Nightmarish icy hikes: we’ve all been there. You’re on a late fall hike or early spring hike up a mountain. The trail conditions were fine at the bottom, but as you get closer to the top, the path is covered in ice. Each step forward slows as you struggle to keep your footing, pulling yourself up with your poles. You reach the top by raw tenacity and then slowly slide your way back down the trail. You take a few spills on the way down and are in the woods hours later than intended.
A few years ago, that familiar account applied to almost every fall hike that I went on. Poles helped, but it wasn’t until I got a pair of MICROspikes that I realized what I’d been missing. The stainless steel Kahtoola MICROspikes stretch over boots with an elastomer harness, providing an excellent traction system on ice and compacted snow.
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Initial Impressions & Specs
Out of the box, I was really impressed with my Kahtoola MICROspikes. Unlike the first pair I owned, the MICROspikes come in a lightweight, black stuff sack. I know more than a few people who bought a bottle of Crown Royal (purportedly) to get a bag for their MICROspikes. Don’t fear, whiskey fans. I’m sure you can find something else that really needs a bag.
Packaging aside, I was also really pleased about the weight and the bulk of the MICROspikes. They come in sizes small to x-large and weigh between 11.0 oz and 13.5 oz per pair, depending on the size.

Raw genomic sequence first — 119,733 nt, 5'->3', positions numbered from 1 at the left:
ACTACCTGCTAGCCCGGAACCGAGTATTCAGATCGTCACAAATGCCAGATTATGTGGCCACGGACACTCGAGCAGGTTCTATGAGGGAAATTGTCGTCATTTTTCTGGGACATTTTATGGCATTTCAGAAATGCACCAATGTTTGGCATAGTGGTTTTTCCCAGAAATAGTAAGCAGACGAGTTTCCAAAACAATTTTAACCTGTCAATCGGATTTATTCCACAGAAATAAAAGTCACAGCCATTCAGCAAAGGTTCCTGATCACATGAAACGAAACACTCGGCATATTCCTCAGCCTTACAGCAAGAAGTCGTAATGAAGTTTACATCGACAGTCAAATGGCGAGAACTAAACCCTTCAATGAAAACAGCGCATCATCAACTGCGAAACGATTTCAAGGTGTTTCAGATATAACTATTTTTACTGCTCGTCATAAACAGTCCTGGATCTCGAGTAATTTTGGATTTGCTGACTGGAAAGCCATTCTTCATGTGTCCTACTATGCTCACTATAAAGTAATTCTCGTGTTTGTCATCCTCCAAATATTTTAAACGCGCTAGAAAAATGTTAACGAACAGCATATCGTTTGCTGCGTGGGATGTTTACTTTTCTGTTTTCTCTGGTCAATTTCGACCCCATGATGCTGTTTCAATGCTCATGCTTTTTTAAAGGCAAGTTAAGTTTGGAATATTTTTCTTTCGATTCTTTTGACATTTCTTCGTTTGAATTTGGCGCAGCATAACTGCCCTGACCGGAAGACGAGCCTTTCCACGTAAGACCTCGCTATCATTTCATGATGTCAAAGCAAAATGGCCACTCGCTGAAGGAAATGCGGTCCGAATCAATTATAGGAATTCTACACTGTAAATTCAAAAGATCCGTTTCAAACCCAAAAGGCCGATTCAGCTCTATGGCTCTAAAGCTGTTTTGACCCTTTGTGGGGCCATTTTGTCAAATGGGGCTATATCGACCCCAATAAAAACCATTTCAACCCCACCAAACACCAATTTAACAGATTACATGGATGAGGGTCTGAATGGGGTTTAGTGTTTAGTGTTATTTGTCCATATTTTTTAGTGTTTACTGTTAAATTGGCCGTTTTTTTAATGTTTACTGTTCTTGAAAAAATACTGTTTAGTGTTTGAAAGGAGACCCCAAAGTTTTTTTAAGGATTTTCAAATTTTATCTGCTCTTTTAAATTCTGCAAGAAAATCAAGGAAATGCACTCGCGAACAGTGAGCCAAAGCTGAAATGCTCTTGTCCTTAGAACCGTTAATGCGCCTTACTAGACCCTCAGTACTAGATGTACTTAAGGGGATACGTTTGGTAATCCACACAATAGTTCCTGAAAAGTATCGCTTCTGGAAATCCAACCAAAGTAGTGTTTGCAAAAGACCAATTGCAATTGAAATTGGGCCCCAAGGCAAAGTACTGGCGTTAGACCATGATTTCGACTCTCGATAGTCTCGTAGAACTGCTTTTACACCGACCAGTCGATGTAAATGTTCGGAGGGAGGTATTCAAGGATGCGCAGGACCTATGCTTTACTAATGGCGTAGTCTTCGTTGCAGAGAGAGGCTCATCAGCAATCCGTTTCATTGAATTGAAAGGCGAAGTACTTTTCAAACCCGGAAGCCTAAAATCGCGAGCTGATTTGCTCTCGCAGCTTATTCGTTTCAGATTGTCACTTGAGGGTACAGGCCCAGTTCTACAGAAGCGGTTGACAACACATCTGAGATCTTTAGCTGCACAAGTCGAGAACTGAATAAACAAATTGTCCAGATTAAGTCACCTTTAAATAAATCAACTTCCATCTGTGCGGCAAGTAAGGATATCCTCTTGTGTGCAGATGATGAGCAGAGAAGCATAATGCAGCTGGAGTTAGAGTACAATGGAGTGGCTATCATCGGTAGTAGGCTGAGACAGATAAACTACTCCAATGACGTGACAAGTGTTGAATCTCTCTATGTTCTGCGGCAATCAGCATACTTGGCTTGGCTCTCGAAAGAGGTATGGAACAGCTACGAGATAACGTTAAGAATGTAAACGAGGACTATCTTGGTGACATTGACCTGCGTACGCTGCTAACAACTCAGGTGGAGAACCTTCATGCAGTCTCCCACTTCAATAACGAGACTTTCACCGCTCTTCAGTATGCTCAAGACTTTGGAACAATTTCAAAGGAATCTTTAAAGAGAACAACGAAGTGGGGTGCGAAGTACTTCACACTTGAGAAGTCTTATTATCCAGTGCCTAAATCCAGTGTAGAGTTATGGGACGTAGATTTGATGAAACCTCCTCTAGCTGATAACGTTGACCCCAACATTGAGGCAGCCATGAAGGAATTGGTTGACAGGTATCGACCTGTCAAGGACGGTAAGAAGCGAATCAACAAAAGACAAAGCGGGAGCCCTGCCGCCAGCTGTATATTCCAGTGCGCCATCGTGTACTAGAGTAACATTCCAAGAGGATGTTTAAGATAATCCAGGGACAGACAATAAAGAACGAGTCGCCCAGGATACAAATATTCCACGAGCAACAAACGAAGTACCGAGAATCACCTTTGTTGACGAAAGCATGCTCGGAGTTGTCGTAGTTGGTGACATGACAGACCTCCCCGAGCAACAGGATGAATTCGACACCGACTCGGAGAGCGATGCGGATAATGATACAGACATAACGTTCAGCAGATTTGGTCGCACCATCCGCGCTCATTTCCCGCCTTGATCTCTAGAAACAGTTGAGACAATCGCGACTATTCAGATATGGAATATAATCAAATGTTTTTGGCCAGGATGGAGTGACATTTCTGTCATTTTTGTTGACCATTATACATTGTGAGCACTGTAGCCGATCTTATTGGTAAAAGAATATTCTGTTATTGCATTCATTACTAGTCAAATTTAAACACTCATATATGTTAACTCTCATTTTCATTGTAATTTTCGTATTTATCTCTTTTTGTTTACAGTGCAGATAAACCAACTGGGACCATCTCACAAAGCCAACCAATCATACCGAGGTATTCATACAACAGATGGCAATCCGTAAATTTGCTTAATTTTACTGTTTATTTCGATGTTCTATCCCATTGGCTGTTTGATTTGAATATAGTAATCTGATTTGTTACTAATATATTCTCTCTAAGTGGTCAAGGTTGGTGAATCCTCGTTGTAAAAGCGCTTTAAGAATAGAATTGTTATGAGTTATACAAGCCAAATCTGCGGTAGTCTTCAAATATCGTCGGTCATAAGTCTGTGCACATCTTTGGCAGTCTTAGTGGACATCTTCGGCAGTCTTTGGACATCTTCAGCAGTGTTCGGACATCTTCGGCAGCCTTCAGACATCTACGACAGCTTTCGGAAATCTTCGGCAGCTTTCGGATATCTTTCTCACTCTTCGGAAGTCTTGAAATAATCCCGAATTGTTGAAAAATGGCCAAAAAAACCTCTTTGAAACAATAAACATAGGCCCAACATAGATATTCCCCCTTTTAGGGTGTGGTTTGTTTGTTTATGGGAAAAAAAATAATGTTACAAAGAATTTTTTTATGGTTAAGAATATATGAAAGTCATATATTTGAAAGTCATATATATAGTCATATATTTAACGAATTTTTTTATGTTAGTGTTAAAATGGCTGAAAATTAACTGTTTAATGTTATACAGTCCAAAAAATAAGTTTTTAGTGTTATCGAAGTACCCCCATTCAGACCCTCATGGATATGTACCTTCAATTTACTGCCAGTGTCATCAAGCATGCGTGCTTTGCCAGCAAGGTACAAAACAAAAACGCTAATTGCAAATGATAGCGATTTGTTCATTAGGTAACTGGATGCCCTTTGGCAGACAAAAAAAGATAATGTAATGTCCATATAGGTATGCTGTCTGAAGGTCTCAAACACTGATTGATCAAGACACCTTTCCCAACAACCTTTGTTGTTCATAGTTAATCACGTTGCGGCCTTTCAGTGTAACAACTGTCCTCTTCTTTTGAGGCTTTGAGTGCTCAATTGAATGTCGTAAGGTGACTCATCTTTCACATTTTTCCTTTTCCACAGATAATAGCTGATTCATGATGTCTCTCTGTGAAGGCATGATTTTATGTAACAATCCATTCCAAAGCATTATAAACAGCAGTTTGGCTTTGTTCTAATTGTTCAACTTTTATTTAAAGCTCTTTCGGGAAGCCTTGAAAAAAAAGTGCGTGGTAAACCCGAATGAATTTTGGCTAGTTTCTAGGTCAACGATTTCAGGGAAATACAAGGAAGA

The elastomer harness that stretches over the boots appears to be compact, lighter, and easier to stretch.
In the Field
I got a chance to take my Kahtoola MICROspikes out for a hike up Mt. Algonquin in the Adirondacks. The trail provided a perfect set of test conditions. At the start of the hike, the trail was clear of snow and ice, but as I gained elevation, the water running down the trail slowly started to freeze. I finally put the spikes on at the bottom of a large, icy boulder that the trail went over.
The Grip on Wet Ice
The MICROspikes did a great job of gripping into the wet ice. At this point, the spikes were more for security than anything else. I could have traveled pretty quickly without them, but they greatly reduced my risk of slipping.
About a half-mile after putting them on, the trail became completely covered in ice as the grade increased. With little to no snow for improved traction, I was basically walking on ice the last mile to the summit. The ice got progressively harder and slicker as I ascended. Getting to the top would have been impossible without MICROspikes or some other form of added traction. At the windy, inhospitable summit, I ran into a group of four backpackers, also all wearing Kahtoola MICROspikes.
On flat terrain, the Kahtoola MICROspikes traction system was exceptional as well. I know people who use them for jogging on ice. I found that the spikes worked great during my hike when I planted them on flat ice after jumping down rocks.
Read More: Kahtoola MICROspikes: A Runner’s Perspective
The Grip on Steep Slopes